Several etiologies related to the formation of PsAn have been identified with AMI being the most common (55% of cases) but they have been reported after heart surgery (33%), trauma (7%) and infection (5%) . Postoperative PsAn are more frequent after mitral valve replacement surgeries and aneurysmectomy of the LV. These complications are etiologically related to some other factors including resection of the posterior cuspid of the mitral valve, excessive decalcification of the fibrous annulus and atrio-ventricular disjunction. In the case of postoperative resection of LV aneurysms, technical mistakes and friability of sutures are known factors that predispose patients to the formation of PsAn . In the current report, the formation of the PsAn was observed in the late postoperative period of surgery for the correction of a post-AMI IVC of the inferior wall, which we believe has never been reported before.
Perforation of the LV free wall after AMI with non-fatal evolution, is a rare complication that might result in a PsAn [2,5,6]. In rare cases, this perforation may be contained between the LV free wall and the pericardial fibrous tissue . The exact diagnosis, the involved anatomic structures and the size of the perforation should be studied well for treatment to be efficacious. Apart from a detailed physical examination that may identify a systolic murmur and clinical signs of pulmonary congestion , complementary examinations are of fundamental importance.
In the current case, the diagnosis of PsAn was confirmed after coronary cineangiography. Moreno et al.  stressed the importance of echocardiography with contrast in the identification of perforations of the LV and the blood flow through this orifice.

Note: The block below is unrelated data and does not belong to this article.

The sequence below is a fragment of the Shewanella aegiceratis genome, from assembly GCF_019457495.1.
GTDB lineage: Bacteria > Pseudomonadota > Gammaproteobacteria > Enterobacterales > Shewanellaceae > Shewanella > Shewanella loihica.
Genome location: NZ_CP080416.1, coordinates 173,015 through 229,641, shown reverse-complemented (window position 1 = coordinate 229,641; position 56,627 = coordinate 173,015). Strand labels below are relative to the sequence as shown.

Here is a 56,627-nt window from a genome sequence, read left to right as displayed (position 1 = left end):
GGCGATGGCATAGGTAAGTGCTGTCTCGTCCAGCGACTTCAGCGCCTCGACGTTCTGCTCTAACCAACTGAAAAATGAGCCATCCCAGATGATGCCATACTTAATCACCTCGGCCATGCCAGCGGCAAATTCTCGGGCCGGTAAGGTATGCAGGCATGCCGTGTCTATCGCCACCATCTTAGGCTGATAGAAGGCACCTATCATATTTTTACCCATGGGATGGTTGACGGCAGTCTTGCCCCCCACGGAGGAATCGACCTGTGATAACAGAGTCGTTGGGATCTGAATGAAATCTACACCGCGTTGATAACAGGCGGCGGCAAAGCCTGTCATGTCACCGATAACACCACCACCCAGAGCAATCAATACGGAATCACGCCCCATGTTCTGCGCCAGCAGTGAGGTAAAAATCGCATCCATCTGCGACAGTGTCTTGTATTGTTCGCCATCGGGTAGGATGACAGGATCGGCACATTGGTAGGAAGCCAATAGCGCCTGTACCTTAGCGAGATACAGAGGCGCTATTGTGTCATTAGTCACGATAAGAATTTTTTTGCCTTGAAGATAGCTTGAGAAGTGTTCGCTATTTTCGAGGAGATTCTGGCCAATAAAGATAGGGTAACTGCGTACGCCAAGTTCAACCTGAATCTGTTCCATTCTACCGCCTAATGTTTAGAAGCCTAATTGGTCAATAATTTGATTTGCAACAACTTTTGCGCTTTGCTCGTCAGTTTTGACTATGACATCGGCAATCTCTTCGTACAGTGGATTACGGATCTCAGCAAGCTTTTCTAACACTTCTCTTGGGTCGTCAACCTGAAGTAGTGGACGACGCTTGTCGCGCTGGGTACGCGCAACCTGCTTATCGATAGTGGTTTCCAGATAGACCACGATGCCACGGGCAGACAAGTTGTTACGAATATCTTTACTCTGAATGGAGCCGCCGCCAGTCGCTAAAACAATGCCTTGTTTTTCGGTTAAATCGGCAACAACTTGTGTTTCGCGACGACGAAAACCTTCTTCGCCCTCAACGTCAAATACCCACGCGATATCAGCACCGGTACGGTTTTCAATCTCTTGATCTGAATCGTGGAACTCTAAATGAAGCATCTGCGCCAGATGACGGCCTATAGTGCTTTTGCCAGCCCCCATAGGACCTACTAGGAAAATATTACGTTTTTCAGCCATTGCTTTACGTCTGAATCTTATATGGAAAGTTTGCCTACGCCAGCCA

The most common location of PsAn is the postero-lateral and lower walls of the LV; in the majority of cases related to the RC and CX arteries [5,6,11]. When the location is inferior, the echocardiogram is limited by technical difficulties . In this case, the PsAn was in the inferior wall making the exact diagnosis using this examination difficult. Sorensen et al.  reported that magnetic nuclear resonance (MNR) may also assist in the diagnosis of diseases of this type. Harpaz et al.  affirmed that both MNR and transesophageal echocardiography have a diagnostic accuracy of about 75%.
The surgical strategy depends on factors such as its location and size of the perforation, the incidence of mitral insufficiency, the relationship between the orifice of the perforation and the subjacent papillary muscles, as well as the coexistence of true aneurysms . Surgical management should be cautious due to the potential risk presented by possible existence of intracavitary thrombi and so the aorta should be clamped before handling the PsAn. Another alternative is to treat the PsAn during ventricular fibrillation . Chronic PsAn can be closed with direct suturing due to the existence of a good region of fibrotic tissue, however when these PsAn are large and located on the inferior wall of the heart, or when they are discovered during the acute phase, the use of synthetic or bovine pericardium patches is advisable due to the excess of local traction and distortion of the CX, as well as of the coronary sinus . In our department, in the majority of cases, we prefer to use patches for these defects. Repair of the mitral valve should be performed in cases of mitral insufficiency with significant hemodynamic repercussions.
The PsAn of the LV should be treated surgically and, in spite of the severity of this disease, may present with satisfactory results when correctly performed.
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Luis Alberto Saraiva Santos
Rua Dr. Alfredo Ellis, 210, apto 65
Bela Vista. São Paulo, SP
Phone: (11) 3262-4499 / (11)8346-9657
in August, 2005
Article accepted in November, 2005
Work performed in the Real and Benemérita Associação Portuguesa de Beneficência de São Paulo. São Paulo, SP, Brazil.